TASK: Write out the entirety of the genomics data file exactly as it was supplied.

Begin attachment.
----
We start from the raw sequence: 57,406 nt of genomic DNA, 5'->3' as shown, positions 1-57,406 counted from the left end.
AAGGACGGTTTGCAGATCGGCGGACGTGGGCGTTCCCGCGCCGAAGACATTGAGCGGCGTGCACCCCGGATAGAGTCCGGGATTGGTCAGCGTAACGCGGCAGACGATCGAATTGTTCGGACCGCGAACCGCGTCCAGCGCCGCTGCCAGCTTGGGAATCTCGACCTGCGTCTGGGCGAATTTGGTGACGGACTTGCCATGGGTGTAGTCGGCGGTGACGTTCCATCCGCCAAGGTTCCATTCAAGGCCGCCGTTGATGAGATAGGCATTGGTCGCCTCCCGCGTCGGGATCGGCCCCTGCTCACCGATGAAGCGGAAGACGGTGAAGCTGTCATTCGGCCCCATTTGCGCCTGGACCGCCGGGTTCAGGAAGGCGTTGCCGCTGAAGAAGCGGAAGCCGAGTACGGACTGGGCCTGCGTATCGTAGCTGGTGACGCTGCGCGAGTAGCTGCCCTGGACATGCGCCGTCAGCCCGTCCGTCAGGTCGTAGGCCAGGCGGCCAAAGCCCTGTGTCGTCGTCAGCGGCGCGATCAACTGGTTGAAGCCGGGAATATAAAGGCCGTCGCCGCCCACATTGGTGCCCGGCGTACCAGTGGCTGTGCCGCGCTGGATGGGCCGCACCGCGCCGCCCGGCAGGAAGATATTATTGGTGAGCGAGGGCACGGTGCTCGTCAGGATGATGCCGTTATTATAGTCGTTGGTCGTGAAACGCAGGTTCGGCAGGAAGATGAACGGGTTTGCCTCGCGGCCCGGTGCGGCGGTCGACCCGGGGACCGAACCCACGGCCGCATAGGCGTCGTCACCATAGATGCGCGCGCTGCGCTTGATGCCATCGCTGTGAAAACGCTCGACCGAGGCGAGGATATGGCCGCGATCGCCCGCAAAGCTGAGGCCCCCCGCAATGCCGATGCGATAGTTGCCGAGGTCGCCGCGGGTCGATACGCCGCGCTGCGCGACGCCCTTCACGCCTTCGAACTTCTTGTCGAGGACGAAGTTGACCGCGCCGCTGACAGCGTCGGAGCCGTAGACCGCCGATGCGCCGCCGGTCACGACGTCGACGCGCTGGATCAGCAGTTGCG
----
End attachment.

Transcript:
We start from the raw sequence: 57,406 nt of genomic DNA, 5'->3' as shown, positions 1-57,406 counted from the left end.
AAGGACGGTTTGCAGATCGGCGGACGTGGGCGTTCCCGCGCCGAAGACATTGAGCGGCGTGCACCCCGGATAGAGTCCGGGATTGGTCAGCGTAACGCGGCAGACGATCGAATTGTTCGGACCGCGAACCGCGTCCAGCGCCGCTGCCAGCTTGGGAATCTCGACCTGCGTCTGGGCGAATTTGGTGACGGACTTGCCATGGGTGTAGTCGGCGGTGACGTTCCATCCGCCAAGGTTCCATTCAAGGCCGCCGTTGATGAGATAGGCATTGGTCGCCTCCCGCGTCGGGATCGGCCCCTGCTCACCGATGAAGCGGAAGACGGTGAAGCTGTCATTCGGCCCCATTTGCGCCTGGACCGCCGGGTTCAGGAAGGCGTTGCCGCTGAAGAAGCGGAAGCCGAGTACGGACTGGGCCTGCGTATCGTAGCTGGTGACGCTGCGCGAGTAGCTGCCCTGGACATGCGCCGTCAGCCCGTCCGTCAGGTCGTAGGCCAGGCGGCCAAAGCCCTGTGTCGTCGTCAGCGGCGCGATCAACTGGTTGAAGCCGGGAATATAAAGGCCGTCGCCGCCCACATTGGTGCCCGGCGTACCAGTGGCTGTGCCGCGCTGGATGGGCCGCACCGCGCCGCCCGGCAGGAAGATATTATTGGTGAGCGAGGGCACGGTGCTCGTCAGGATGATGCCGTTATTATAGTCGTTGGTCGTGAAACGCAGGTTCGGCAGGAAGATGAACGGGTTTGCCTCGCGGCCCGGTGCGGCGGTCGACCCGGGGACCGAACCCACGGCCGCATAGGCGTCGTCACCATAGATGCGCGCGCTGCGCTTGATGCCATCGCTGTGAAAACGCTCGACCGAGGCGAGGATATGGCCGCGATCGCCCGCAAAGCTGAGGCCCCCCGCAATGCCGATGCGATAGTTGCCGAGGTCGCCGCGGGTCGATACGCCGCGCTGCGCGACGCCCTTCACGCCTTCGAACTTCTTGTCGAGGACGAAGTTGACCGCGCCGCTGACAGCGTCGGAGCCGTAGACCGCCGATGCGCCGCCGGTCACGACGTCGACGCGCTGGATCAGCAGTTGCG